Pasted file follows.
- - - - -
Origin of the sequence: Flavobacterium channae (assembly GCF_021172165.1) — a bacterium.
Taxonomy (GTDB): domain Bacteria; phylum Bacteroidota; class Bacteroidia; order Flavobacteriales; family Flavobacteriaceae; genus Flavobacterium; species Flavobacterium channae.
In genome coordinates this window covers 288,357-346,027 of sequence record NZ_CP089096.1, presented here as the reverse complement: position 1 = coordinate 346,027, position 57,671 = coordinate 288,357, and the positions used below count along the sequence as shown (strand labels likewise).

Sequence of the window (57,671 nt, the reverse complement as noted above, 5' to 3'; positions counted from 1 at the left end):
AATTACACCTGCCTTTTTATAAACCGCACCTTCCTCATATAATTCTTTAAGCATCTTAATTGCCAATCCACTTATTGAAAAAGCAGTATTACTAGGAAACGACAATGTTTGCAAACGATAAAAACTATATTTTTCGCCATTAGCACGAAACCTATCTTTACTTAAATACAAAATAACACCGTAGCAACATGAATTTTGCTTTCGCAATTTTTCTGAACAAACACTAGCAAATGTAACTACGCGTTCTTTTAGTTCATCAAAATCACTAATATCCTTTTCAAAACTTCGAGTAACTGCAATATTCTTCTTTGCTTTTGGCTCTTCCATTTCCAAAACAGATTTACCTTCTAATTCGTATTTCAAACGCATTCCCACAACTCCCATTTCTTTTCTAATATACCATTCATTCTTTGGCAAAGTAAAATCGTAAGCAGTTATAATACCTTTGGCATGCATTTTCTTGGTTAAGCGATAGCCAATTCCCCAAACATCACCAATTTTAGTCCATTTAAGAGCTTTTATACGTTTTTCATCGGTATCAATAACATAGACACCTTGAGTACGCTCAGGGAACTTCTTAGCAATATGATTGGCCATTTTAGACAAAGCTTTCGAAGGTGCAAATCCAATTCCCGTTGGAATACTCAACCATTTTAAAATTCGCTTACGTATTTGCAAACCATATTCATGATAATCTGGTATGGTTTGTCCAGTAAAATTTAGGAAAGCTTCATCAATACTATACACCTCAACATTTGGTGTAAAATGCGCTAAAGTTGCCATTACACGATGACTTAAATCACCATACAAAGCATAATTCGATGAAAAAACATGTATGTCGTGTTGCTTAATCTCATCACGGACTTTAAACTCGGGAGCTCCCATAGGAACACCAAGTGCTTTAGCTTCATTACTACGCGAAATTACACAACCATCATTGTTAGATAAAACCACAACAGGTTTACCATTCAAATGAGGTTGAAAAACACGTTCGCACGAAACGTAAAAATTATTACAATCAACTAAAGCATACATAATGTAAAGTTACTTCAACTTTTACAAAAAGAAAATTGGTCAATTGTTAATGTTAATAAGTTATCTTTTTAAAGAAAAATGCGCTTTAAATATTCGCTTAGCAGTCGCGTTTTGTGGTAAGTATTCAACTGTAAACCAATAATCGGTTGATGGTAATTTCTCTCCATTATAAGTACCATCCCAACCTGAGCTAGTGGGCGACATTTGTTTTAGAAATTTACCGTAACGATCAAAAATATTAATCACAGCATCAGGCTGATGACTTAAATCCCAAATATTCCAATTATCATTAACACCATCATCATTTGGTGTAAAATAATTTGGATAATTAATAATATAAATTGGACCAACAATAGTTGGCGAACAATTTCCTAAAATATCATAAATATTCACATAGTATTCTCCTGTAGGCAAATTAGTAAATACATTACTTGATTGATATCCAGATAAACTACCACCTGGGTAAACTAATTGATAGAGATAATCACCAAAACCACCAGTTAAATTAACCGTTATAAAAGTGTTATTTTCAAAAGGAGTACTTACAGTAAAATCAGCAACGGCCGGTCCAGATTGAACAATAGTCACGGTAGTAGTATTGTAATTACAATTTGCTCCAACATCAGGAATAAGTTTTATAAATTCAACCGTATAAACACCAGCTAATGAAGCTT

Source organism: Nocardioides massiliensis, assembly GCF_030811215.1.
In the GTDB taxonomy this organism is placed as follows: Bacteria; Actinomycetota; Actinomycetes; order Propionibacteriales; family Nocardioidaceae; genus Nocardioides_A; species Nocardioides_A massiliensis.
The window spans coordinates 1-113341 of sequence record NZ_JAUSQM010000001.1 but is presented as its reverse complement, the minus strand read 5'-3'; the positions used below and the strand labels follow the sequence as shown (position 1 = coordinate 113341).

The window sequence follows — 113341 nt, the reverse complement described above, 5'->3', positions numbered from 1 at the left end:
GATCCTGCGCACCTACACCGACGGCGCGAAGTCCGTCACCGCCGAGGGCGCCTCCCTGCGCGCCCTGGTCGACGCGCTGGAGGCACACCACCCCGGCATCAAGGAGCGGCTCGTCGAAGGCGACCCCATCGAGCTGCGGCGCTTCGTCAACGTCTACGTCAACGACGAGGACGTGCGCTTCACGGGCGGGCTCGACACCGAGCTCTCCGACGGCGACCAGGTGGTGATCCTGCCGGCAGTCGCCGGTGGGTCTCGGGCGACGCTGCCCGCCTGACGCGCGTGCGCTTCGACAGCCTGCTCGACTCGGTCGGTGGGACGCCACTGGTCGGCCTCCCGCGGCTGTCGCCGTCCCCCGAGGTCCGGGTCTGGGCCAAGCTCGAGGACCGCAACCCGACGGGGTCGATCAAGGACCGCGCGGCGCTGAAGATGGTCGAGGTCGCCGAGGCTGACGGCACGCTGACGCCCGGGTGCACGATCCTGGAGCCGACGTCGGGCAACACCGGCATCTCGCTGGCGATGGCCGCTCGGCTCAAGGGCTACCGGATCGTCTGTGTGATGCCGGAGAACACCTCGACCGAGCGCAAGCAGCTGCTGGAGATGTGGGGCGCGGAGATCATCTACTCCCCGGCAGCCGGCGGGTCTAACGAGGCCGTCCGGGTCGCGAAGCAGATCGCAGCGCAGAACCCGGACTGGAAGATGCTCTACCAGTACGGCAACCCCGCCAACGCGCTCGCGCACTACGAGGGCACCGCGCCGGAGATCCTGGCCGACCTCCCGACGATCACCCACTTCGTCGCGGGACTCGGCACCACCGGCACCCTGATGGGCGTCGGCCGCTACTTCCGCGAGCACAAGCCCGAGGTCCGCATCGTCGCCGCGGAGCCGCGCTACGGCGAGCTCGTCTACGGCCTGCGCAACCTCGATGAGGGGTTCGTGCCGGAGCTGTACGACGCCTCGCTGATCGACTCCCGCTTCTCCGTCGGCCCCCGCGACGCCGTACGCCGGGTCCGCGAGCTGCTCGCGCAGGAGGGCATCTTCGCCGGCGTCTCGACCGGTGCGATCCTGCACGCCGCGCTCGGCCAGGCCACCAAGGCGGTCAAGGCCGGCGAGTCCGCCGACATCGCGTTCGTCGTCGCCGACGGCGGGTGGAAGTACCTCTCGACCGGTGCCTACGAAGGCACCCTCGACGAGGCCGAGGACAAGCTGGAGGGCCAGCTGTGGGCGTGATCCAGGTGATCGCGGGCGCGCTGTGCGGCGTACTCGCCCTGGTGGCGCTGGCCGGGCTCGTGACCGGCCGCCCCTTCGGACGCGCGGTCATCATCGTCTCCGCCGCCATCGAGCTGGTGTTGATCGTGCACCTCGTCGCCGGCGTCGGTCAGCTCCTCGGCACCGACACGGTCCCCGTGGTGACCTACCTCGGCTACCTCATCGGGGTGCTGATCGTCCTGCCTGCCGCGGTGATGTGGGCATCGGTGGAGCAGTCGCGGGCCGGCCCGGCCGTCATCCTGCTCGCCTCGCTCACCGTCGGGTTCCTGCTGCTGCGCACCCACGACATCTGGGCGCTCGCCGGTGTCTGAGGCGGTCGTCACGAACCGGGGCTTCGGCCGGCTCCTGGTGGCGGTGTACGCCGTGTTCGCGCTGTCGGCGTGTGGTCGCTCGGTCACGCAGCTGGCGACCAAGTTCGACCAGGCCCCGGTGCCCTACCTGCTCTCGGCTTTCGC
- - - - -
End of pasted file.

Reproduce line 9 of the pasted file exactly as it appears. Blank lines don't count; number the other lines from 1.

The window sequence follows — 113341 nt, the reverse complement described above, 5'->3', positions numbered from 1 at the left end: